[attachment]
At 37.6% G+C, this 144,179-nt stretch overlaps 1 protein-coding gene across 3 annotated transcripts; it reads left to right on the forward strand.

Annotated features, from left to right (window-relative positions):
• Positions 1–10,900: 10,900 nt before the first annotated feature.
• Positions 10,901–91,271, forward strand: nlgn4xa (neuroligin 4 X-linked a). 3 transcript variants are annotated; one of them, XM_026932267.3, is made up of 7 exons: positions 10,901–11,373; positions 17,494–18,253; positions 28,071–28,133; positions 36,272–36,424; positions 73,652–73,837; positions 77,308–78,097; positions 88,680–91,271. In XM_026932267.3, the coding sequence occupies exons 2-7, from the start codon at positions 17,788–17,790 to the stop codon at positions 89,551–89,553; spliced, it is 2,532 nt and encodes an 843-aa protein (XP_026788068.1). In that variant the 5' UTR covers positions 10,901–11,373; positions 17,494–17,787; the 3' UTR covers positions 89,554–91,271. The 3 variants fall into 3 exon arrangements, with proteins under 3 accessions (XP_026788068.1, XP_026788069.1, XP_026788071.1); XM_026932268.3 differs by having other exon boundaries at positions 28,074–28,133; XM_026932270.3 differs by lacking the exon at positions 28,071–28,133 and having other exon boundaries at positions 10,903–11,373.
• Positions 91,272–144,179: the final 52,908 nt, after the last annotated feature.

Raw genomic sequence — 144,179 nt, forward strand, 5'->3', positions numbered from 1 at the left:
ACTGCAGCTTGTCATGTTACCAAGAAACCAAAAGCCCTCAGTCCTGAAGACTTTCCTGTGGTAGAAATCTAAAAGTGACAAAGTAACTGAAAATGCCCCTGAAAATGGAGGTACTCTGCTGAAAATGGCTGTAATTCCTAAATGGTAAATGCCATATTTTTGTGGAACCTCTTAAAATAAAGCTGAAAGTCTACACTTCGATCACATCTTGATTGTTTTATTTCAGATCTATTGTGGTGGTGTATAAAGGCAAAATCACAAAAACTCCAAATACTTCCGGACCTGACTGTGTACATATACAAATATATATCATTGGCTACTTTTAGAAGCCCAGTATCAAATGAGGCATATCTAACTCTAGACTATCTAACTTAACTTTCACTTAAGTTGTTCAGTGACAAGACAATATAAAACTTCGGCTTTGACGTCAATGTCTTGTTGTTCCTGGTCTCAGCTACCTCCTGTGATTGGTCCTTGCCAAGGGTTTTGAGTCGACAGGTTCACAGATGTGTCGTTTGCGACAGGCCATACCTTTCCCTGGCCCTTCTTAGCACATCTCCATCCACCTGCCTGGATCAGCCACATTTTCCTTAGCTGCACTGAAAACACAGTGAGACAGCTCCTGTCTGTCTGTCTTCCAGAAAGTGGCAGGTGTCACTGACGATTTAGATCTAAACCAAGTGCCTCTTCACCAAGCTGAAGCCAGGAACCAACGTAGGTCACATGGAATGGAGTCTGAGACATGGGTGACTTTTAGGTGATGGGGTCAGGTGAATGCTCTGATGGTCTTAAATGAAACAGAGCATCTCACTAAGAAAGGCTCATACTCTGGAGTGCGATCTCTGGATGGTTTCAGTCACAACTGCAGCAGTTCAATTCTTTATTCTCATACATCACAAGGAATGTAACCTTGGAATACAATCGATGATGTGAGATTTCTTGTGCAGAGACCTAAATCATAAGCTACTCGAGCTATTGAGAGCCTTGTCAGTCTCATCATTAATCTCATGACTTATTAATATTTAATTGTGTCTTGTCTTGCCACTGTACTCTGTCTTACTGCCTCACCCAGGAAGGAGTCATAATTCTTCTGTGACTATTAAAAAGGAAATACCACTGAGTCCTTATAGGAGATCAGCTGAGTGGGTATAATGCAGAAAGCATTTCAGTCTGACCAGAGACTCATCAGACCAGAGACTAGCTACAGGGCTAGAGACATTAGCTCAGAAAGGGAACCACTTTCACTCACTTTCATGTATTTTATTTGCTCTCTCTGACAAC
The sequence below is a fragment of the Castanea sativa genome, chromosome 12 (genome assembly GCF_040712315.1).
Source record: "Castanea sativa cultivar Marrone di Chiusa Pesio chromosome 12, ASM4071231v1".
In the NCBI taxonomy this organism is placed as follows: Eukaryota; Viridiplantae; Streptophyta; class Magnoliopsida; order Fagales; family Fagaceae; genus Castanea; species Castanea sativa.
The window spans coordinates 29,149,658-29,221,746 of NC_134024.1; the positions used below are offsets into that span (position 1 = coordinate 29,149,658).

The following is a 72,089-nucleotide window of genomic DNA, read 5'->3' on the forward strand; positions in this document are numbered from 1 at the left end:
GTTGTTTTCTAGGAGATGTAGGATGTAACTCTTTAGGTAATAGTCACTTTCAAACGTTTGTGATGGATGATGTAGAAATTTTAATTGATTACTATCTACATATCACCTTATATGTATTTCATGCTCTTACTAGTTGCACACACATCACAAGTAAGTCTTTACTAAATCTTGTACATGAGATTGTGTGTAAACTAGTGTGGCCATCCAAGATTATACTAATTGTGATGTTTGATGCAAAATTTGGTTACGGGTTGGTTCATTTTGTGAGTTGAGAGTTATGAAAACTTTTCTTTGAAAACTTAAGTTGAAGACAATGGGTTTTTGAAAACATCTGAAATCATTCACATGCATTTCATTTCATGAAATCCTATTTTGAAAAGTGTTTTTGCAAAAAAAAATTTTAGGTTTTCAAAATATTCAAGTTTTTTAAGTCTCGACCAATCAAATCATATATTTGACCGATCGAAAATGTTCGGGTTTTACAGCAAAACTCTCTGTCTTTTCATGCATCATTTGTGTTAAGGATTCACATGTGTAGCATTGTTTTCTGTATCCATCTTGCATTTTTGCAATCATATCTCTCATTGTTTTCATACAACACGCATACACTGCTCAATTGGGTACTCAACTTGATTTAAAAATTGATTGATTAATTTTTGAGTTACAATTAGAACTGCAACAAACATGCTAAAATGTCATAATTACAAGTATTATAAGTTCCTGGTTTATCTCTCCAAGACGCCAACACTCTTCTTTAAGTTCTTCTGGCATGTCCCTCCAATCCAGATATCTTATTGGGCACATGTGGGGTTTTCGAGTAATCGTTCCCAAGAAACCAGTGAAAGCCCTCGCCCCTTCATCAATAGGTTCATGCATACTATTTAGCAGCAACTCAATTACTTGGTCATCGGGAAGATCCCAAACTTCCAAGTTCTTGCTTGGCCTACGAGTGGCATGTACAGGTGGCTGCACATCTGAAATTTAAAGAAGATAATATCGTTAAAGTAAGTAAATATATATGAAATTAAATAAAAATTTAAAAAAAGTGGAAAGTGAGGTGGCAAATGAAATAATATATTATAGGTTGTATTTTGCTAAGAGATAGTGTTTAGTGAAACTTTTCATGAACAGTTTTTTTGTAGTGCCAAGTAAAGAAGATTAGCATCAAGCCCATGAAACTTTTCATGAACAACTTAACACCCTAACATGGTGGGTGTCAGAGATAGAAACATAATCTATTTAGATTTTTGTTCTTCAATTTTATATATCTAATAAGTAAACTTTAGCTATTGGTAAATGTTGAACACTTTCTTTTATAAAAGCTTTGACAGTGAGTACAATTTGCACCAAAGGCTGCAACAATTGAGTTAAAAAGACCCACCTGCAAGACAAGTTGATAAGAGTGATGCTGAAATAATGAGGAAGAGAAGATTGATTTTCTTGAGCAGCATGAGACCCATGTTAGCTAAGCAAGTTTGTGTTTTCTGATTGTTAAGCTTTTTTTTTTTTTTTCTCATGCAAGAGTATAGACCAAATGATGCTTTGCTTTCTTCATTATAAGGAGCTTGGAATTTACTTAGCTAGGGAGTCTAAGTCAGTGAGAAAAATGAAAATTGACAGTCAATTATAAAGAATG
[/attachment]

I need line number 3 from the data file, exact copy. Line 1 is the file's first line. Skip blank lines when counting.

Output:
• Positions 1–10,900: 10,900 nt before the first annotated feature.